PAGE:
God of War is a stunning technical achievement for its single-take presentation alone. Less impressive, however, is the game’s 4K rendering mode on the PlayStation 4 Pro. It doesn’t seem able to maintain a solid 30 frames per second, and in an action game like this, that just doesn’t get the job done.
PS4 Pro users have two different rendering options for God of War: “Favor Resolution,” which runs the game at 4K resolution using checkerboard rendering, and “Favor Performance,” which displays the game at 1080p resolution. If you aren’t playing on a 4K television, the Resolution mode will use supersampling to run the game with increased detail on your lower-resolution display. The Resolution mode targets a frame rate of 30 fps, while the Performance mode unlocks the frame rate with a cap of 60 fps. (The graphics mode option is grayed out if you’re not using a PS4 Pro.)
This is a different setup than the one that Guerrilla Games used in Horizon Zero Dawn, which is perhaps the PS4 Pro’s finest 4K showpiece to date. In that open-world game, the frame rate was limited to 30 fps in both Resolution and Performance modes. The idea behind dropping the resolution to 1080p for the Performance mode was to let the game deliver a smoother 30 fps experience (i.e., fewer frame rate drops). But Horizon Zero Dawn already ran at a very solid 30 fps in its Resolution mode — which delivered 2160p resolution using a custom checkerboarding technique developed by Guerrilla — so the Performance mode ended up not being worth the resolution trade-off.
In God of War’s case, the increased resolution isn’t worth the frame rate trade-off. We tried the 4K mode during our review period, and found that the game sometimes failed to maintain its 30 fps target. The drops happened often enough — both in combat and in merely exploring the world — to make us want to switch to Performance mode. The frame rate was more variable there; it didn’t stay locked at 60 fps, which would be a lot to ask. Yet the game almost always ran far above 30 fps on this setting, and we preferred the increased responsiveness, especially in battle. Check out the difference in the brief side-by-side clip above.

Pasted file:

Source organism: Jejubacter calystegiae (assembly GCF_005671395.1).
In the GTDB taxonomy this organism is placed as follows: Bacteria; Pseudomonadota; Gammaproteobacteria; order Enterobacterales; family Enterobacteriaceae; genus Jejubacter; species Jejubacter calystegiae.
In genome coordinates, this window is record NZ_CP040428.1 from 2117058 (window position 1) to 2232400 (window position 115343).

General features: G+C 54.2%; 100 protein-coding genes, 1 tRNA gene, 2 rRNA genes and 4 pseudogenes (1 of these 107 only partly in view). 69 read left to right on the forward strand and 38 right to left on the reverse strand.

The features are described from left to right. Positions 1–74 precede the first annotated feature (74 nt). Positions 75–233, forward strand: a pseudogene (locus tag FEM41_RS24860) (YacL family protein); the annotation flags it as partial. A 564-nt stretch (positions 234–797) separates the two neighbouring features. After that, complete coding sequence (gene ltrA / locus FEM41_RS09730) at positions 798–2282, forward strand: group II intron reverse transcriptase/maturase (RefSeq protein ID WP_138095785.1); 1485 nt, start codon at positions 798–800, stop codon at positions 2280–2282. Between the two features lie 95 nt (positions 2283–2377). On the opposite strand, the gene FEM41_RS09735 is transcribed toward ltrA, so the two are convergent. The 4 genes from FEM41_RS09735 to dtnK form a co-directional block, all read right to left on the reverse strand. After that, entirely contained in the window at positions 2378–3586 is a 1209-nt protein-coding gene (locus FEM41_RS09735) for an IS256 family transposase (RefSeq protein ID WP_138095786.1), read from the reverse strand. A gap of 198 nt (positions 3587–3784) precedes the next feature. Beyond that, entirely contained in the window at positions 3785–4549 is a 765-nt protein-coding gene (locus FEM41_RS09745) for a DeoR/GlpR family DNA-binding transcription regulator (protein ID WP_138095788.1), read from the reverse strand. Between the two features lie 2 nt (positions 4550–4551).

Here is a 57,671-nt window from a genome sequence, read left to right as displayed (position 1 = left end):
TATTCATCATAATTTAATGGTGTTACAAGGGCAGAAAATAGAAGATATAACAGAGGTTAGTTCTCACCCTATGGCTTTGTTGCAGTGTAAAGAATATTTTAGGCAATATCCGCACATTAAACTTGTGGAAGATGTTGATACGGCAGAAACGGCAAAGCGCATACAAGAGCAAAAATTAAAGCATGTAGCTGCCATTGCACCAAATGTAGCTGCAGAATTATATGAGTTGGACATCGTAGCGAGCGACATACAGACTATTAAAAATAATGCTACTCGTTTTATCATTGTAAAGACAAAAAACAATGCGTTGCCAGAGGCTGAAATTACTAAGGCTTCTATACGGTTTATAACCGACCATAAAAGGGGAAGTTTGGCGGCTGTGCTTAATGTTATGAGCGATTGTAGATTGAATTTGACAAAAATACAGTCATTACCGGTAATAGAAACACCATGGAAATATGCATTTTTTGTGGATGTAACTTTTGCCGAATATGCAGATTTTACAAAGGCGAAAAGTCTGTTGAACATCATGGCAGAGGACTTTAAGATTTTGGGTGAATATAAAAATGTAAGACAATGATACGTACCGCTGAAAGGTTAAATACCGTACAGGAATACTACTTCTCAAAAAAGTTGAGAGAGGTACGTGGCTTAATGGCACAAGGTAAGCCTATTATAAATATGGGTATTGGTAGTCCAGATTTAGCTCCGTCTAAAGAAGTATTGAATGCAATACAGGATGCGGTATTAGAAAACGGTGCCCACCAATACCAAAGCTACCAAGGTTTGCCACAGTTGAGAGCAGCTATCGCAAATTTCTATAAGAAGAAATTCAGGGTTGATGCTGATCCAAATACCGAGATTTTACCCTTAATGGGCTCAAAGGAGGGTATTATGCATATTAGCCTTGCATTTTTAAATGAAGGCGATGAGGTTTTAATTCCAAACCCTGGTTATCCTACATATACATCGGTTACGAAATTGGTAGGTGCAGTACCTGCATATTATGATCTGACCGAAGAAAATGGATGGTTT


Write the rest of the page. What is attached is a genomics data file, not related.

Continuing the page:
What’s more, we could scarcely tell the difference in fidelity between God of War’s two modes. The game would have to look significantly more detailed at 4K in order for us to choose that setting over Performance mode, and to our eyes, that didn’t appear to be the case. Even though 2160p resolution offers four times as many pixels as 1080p, we didn’t notice much of a benefit from the Resolution mode — at least, not when playing on a 1080p TV with supersampling.
Here are some comparison screenshots, with Performance mode (native 1080p) on the left and Resolution mode (checkerboard 4K supersampled down to 1080p) on the right. Does one look way better than the other to you?
Kratos’ character model and his Leviathan Axe seem to be just as detailed in both modes, and the differences in overall image quality are very minor, if they exist at all. Of course, if you’re playing on a 4K display, then you might actually prefer the Resolution mode — to match the screen’s pixel count — over Performance mode’s 1080p upscaled to the TV’s 4K resolution. As always with these kinds of things, your mileage may vary. But we recommend prioritizing frame rate over resolution, especially when the image fidelity is so similar and the 4K mode doesn’t have the most stable frame rate.
You’ll be able to decide for yourself next Friday, April 20, when God of War launches worldwide on PlayStation 4. For more on the game, read our full review and check out the video below.
Russ Frushtick and Dave Tach contributed to this article.